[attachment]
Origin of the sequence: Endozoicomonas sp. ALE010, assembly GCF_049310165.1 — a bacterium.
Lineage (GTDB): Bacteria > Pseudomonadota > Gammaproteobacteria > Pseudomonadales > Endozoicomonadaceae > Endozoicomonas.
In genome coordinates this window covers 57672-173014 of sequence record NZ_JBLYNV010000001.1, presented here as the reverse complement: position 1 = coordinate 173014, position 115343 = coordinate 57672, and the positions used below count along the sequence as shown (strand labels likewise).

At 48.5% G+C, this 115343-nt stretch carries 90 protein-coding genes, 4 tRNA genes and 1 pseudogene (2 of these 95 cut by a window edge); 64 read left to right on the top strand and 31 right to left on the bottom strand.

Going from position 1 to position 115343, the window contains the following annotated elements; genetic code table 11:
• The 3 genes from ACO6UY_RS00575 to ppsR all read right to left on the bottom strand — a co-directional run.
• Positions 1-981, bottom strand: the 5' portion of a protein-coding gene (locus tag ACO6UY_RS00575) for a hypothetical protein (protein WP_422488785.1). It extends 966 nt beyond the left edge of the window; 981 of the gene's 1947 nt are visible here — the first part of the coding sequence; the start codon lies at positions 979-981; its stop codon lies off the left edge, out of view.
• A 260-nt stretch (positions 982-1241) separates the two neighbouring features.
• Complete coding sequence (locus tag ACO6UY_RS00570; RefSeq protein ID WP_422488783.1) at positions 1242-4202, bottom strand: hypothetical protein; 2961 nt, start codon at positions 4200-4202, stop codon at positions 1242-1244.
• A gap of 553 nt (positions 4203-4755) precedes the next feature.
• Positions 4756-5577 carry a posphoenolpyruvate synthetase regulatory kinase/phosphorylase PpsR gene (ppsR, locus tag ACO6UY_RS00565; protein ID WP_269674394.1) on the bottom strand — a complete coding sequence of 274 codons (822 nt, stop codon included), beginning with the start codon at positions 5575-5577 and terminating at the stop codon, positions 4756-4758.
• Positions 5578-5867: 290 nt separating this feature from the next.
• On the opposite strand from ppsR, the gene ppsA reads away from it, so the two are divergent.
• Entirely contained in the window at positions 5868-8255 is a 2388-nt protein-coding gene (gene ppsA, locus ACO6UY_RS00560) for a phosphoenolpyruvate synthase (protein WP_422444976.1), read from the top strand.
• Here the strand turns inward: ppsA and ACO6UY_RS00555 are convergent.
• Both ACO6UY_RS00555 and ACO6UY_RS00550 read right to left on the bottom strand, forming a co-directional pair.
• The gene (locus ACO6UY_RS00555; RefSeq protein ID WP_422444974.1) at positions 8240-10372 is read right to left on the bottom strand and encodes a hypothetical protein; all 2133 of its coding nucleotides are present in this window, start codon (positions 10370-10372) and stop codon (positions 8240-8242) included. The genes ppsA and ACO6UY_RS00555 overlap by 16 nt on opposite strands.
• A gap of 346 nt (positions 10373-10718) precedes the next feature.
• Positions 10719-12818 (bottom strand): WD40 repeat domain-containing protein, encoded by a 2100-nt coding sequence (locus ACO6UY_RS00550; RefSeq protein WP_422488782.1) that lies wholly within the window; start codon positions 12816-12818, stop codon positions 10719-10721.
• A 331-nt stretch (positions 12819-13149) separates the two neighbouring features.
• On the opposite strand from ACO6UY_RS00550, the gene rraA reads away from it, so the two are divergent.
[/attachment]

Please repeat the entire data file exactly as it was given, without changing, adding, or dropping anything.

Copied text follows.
Origin of the sequence: Endozoicomonas sp. ALE010, assembly GCF_049310165.1 — a bacterium.
Lineage (GTDB): Bacteria > Pseudomonadota > Gammaproteobacteria > Pseudomonadales > Endozoicomonadaceae > Endozoicomonas.
In genome coordinates this window covers 57672-173014 of sequence record NZ_JBLYNV010000001.1, presented here as the reverse complement: position 1 = coordinate 173014, position 115343 = coordinate 57672, and the positions used below count along the sequence as shown (strand labels likewise).

At 48.5% G+C, this 115343-nt stretch carries 90 protein-coding genes, 4 tRNA genes and 1 pseudogene (2 of these 95 cut by a window edge); 64 read left to right on the top strand and 31 right to left on the bottom strand.

Going from position 1 to position 115343, the window contains the following annotated elements; genetic code table 11:
• The 3 genes from ACO6UY_RS00575 to ppsR all read right to left on the bottom strand — a co-directional run.
• Positions 1-981, bottom strand: the 5' portion of a protein-coding gene (locus tag ACO6UY_RS00575) for a hypothetical protein (protein WP_422488785.1). It extends 966 nt beyond the left edge of the window; 981 of the gene's 1947 nt are visible here — the first part of the coding sequence; the start codon lies at positions 979-981; its stop codon lies off the left edge, out of view.
• A 260-nt stretch (positions 982-1241) separates the two neighbouring features.
• Complete coding sequence (locus tag ACO6UY_RS00570; RefSeq protein ID WP_422488783.1) at positions 1242-4202, bottom strand: hypothetical protein; 2961 nt, start codon at positions 4200-4202, stop codon at positions 1242-1244.
• A gap of 553 nt (positions 4203-4755) precedes the next feature.
• Positions 4756-5577 carry a posphoenolpyruvate synthetase regulatory kinase/phosphorylase PpsR gene (ppsR, locus tag ACO6UY_RS00565; protein ID WP_269674394.1) on the bottom strand — a complete coding sequence of 274 codons (822 nt, stop codon included), beginning with the start codon at positions 5575-5577 and terminating at the stop codon, positions 4756-4758.
• Positions 5578-5867: 290 nt separating this feature from the next.
• On the opposite strand from ppsR, the gene ppsA reads away from it, so the two are divergent.
• Entirely contained in the window at positions 5868-8255 is a 2388-nt protein-coding gene (gene ppsA, locus ACO6UY_RS00560) for a phosphoenolpyruvate synthase (protein WP_422444976.1), read from the top strand.
• Here the strand turns inward: ppsA and ACO6UY_RS00555 are convergent.
• Both ACO6UY_RS00555 and ACO6UY_RS00550 read right to left on the bottom strand, forming a co-directional pair.
• The gene (locus ACO6UY_RS00555; RefSeq protein ID WP_422444974.1) at positions 8240-10372 is read right to left on the bottom strand and encodes a hypothetical protein; all 2133 of its coding nucleotides are present in this window, start codon (positions 10370-10372) and stop codon (positions 8240-8242) included. The genes ppsA and ACO6UY_RS00555 overlap by 16 nt on opposite strands.
• A gap of 346 nt (positions 10373-10718) precedes the next feature.
• Positions 10719-12818 (bottom strand): WD40 repeat domain-containing protein, encoded by a 2100-nt coding sequence (locus ACO6UY_RS00550; RefSeq protein WP_422488782.1) that lies wholly within the window; start codon positions 12816-12818, stop codon positions 10719-10721.
• A 331-nt stretch (positions 12819-13149) separates the two neighbouring features.
• On the opposite strand from ACO6UY_RS00550, the gene rraA reads away from it, so the two are divergent.